A campaign strategy memo developed for Georgia Democratic Senate candidate Michelle Nunn was leaked online Monday, illustrating the dominant roles that fundraising and pandering to the affluent play in American politics.
The December 2013 memo, obtained by National Review, outlines a potential campaign finance plan for Nunn, calling for the Democrat to spend 70 to 80 percent of her time raising cash from January through September. In October, the candidate’s time raising funds falls to 50 percent.
"Hitting our targets will require us to prioritize fundraising above all else and to focus the candidate’s time on it with relentless intensity," the memo suggests, going on to add that Nunn should spend 2,201 hours raising money during the 2,500 campaign hours in 2014.
Overall, the memo says Nunn needs to raise $15 million to $20 million during the entire race. Nunn, who was uncontested in her party’s primary, is pitted against Republican David Perdue to fill the seat of outgoing senator Saxby Chambliss.
The memo outlines eight different groups Nunn should target as potential sources of the kind of big money needed to win the seat. Those groups include Georgia CEOs and business leaders; a cadre of major Democratic donors; trial lawyers and law firms; the tech industry; the National Finance Committee; the Jewish community; young professionals; women; and the larger lesbian, gay, bisexual, and transgender community.
The memo hones in on corporate CEOs and the business community as the possible top source of funds. Nunn, the memo suggests, should pick up talking points and policy preferences of CEOs when appealing to them for money. These priorities should include support for a lower corporate tax rate and creating a “well-trained work force,” which CEOs have cited as reasons why job growth has not risen during the post-recession years.
General Electric CEO Jeffrey Immelt is a top name mentioned in the memo. Immelt, who “offered to host an event” for Nunn, the memo says, is an an advocate of lowering the corporate tax rate. GE paid an average federal income tax rate of 1.8 percent from 2002 to 2011, all while it kept profits in offshore accounts, according to Citizens for Tax Justice.
The memo goes on to recommend tapping deficit-hawk groups funded by private equity billion Pete Peterson for advice on issues like tax reform. Peterson’s groups - including Peter G. Peterson Foundation, Fix the Debt, and the Concord Coalition - have supported cutting social safety net programs like Medicare and Social Security. Fix the Debt, a lobbying push bankrolled by major corporations, aimed to take advantage of the “fiscal cliff” deliberations of 2012 to push its anti-social-spending agenda.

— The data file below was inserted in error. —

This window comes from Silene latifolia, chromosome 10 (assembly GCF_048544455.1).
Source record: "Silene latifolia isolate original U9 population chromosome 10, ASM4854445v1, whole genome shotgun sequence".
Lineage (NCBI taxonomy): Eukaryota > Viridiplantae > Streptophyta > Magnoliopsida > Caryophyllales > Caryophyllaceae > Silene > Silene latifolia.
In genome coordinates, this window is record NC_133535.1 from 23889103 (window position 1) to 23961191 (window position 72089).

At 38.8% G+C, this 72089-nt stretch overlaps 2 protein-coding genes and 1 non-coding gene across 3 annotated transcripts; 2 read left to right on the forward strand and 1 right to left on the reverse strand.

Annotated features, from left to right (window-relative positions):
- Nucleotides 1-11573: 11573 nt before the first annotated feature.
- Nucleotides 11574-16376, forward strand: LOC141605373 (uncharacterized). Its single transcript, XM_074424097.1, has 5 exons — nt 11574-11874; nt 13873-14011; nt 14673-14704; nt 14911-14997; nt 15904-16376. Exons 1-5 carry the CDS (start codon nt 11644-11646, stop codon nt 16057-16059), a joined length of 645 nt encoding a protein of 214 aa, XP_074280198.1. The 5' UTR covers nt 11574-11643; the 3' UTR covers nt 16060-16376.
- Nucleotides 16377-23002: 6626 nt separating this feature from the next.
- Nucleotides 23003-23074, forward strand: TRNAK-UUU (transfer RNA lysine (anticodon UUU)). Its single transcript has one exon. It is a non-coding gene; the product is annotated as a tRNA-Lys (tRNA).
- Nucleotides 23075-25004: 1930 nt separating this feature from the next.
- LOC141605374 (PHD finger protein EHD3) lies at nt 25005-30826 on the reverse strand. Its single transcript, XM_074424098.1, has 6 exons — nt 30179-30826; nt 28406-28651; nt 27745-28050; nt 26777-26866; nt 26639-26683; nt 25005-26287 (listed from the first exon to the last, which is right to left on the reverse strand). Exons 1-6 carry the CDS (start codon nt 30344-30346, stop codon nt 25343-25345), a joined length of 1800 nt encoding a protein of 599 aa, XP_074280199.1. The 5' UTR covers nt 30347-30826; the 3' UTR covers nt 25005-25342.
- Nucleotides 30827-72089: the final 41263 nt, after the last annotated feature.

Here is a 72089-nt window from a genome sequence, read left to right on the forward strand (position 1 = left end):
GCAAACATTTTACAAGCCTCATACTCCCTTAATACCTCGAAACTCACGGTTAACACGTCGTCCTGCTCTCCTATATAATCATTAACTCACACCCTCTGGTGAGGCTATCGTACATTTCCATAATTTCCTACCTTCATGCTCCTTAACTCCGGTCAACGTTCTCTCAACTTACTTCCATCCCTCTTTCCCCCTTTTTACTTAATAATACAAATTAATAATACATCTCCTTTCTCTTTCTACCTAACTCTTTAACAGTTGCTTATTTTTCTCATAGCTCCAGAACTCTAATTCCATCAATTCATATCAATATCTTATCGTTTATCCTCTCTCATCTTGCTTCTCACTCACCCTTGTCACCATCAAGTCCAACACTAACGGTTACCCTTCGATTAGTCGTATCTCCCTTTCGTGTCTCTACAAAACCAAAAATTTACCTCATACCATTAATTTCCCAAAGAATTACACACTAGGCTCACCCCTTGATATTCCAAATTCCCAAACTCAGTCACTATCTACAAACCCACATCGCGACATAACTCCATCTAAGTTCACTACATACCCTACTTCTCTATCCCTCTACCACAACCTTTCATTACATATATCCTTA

The memo urges Nunn to focus on donors who can offer lucrative amounts of money and who can tap into their contacts with other wealthy potential funders.
"Our primary focus with call time will be making major requests, 1) asking individuals to raise $10,000 or more either through an event or just as a raiser, and 2) asking donors who have maxed to contribute to the Nunn Victory Fund," the memo says.
The memo calls on Nunn to focus on donors who have given $1,000 to her campaign, but who could give more; those who have given the maximum $5,200, but who could give to her victory fund, which filters money to the Georgia Democratic Party; and large donors who could give to the National Finance Committee.
Outside of business objectives, the memo says Nunn must use targeted messaging to emphasize policy preferences of her other prioritized communities. For instance, she should voice her support for marriage equality with LGBT donors, the memo suggests. With the tech community, she should push her support for the "the entrepreneurial spirit of Georgians" For the Jewish community, the memo says, "Michelle's position on Israel will largely determine the level of support here."
Besides raising her own funds, the memo advises Nunn to raise at least $1 million for the Democratic Senatorial Campaign Committee in order to unleash its resources for her own race. In addition, she is urged to raise $3 million for the Nunn Victory Fund to help the state’s Democratic Party in its get-out-the-vote efforts ahead of the November vote.
By the end of June, Nunn’s campaign had raised $9.2 million, The Huffington Post reported, just below the memo’s target of $9.5 million at this point in 2014.